When a real estate agent presents, they tell legal details – or, “Head Authority.”

For homework, look for places where people tell stories.  And look for the “memory cues” that trigger those stories.  Consider going to yard sales and asking, “What can you tell me about this baby crib…  tea pot… bloody dagger… whatever.”  Look for ways to coax good stories from people.  Most people are dying to talk, to tell their stories and exhaust their emotions about the past. 

I’m not saying to pester and abuse people – but just be open and give permission for them to talk about the history of the car or house or sofa they’re selling.  This is best done face-to-face.  Whatever they describe, it’s likely they’ll be describing themselves.  As Tom Spanbauer would say, “Everything you say is a self portrait.”

If you’re working on a first draft, get it done.  Push through it until the horizontal journey is done.  Find the boring setting that will “trap” you on a regular basis until you’re done.

After almost four months of full-time work, I’ve answered all the letters from people who were writing me for the first time.  It takes so much time and effort to answer the first-time letters that I seldom answer second- or third-time letters, but I do read them all.  This year, I’m answering all the mail that was postmarked during last November.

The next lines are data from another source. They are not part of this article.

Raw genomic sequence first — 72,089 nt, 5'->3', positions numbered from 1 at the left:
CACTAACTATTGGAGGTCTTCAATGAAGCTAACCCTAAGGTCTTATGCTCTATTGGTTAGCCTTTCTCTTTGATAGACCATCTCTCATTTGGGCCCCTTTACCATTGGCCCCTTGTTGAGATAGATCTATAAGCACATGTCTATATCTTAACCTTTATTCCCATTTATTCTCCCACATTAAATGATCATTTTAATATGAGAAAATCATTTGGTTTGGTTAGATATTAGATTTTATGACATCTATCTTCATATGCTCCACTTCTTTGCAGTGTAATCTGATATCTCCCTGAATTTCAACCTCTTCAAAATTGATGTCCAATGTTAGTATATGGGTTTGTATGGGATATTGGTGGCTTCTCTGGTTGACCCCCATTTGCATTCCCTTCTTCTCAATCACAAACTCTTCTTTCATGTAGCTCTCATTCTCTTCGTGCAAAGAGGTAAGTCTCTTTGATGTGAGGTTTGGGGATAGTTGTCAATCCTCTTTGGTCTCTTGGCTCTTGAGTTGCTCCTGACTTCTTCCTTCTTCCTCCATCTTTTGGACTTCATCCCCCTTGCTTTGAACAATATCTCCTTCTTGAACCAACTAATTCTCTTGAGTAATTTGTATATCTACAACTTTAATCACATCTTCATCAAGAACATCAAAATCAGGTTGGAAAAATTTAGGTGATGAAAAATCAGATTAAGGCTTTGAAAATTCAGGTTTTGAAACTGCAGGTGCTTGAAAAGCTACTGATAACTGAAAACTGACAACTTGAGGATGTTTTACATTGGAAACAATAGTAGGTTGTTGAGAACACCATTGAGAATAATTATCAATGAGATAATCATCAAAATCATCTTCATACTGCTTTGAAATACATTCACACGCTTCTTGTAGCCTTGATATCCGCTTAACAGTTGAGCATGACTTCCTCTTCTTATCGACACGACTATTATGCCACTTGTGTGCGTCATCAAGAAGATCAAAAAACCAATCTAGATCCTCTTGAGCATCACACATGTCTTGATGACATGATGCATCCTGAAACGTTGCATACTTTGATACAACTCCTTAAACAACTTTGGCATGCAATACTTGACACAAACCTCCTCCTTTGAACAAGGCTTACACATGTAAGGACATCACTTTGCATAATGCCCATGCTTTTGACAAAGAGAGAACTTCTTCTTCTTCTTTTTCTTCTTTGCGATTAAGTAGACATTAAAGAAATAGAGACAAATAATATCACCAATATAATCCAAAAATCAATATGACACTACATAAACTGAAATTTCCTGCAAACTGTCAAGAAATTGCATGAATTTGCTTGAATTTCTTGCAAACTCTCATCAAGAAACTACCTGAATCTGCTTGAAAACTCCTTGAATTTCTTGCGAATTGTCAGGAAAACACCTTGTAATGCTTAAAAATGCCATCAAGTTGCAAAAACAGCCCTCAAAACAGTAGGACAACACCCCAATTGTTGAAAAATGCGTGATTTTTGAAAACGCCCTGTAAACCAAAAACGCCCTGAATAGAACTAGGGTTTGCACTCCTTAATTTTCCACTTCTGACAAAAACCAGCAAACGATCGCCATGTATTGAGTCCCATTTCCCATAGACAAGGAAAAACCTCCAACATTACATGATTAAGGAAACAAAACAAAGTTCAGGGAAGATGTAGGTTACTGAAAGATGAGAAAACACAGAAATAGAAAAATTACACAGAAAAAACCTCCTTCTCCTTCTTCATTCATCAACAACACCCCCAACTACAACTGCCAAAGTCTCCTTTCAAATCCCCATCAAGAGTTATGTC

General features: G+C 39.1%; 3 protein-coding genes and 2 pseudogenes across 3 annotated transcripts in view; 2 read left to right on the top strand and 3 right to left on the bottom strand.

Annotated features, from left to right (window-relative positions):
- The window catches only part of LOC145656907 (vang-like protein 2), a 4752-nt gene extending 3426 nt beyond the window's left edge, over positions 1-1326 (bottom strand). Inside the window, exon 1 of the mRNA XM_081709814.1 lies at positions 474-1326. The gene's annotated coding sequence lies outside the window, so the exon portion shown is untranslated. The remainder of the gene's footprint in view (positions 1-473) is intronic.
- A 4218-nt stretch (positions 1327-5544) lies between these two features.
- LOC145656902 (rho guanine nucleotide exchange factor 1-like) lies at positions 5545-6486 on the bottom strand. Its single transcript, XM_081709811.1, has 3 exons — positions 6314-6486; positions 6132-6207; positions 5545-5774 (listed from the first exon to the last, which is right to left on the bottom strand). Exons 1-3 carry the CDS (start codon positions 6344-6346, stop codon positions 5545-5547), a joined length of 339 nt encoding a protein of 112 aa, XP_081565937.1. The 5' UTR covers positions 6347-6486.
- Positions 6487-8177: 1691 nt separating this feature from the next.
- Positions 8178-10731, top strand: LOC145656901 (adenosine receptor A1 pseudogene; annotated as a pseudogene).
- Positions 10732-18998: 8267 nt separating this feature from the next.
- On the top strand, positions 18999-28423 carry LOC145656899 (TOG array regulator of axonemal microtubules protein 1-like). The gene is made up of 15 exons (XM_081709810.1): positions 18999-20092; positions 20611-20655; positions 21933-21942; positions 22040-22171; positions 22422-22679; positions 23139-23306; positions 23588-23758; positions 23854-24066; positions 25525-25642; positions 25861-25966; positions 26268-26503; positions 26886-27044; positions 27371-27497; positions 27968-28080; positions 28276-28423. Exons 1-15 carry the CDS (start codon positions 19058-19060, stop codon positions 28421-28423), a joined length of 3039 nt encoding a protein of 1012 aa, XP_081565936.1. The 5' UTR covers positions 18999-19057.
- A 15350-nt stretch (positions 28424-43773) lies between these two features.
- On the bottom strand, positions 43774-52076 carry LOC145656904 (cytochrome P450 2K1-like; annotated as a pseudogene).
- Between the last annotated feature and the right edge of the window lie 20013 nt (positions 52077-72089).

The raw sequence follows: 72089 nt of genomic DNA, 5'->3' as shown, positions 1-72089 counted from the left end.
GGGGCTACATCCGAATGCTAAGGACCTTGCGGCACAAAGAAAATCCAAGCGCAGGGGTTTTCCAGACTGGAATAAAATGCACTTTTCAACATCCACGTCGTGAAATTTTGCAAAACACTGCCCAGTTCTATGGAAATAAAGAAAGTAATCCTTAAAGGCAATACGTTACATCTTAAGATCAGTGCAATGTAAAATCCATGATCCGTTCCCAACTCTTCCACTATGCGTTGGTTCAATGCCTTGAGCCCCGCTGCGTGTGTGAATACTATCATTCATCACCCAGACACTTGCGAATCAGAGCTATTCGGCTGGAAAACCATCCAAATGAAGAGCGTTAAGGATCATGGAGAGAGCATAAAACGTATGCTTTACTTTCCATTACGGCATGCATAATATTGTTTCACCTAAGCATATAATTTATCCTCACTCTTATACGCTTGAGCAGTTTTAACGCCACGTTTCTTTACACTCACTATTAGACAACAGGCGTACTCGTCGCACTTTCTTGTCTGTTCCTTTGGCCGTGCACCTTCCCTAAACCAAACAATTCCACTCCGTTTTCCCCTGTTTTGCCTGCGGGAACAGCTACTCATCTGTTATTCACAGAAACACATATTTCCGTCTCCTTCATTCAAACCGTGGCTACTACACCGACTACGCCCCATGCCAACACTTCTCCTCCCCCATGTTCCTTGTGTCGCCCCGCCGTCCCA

I do my best, but every year some packages come back to me as “undeliverable.”  Some people forget to include their addresses.  Even forget to include their names.   Some people write, warning that their mail gets stolen – especially packages sent to eastern Europe.   So, again, I do my best.  If my letter or package didn’t get to you that bums me out, also.  It means a box of candy is sitting somewhere, getting stale.

For everyone who came to the reading in Madison on January 31st – thank you.  I had no idea how I’d fill that much time, but it went great.  And it went too long, but I had a blast.  Thank you for standing at the end.  I always botch the ending of an event – hurrying away – but this time I started to pick up trash on the stage.  Maybe I looked like I was taking a bow, but I got my first standing ovation at an event. 

Thank you, Madison!

And again, thank you for reading my work.

About the author

Chuck Palahniuk is author of the novels Fight Club, Survivor, Invisible Monsters, Choke, Lullaby, Diary, Haunted, Rant, Snuff,  Pygmy, Tell-All, DamnedDoomed, and the upcoming Beautiful You. He also has two non-fiction books, the Portland travel memoir Fugitives & Refugees and the collection of true stories, essays, and interviews, Stranger Than Fiction.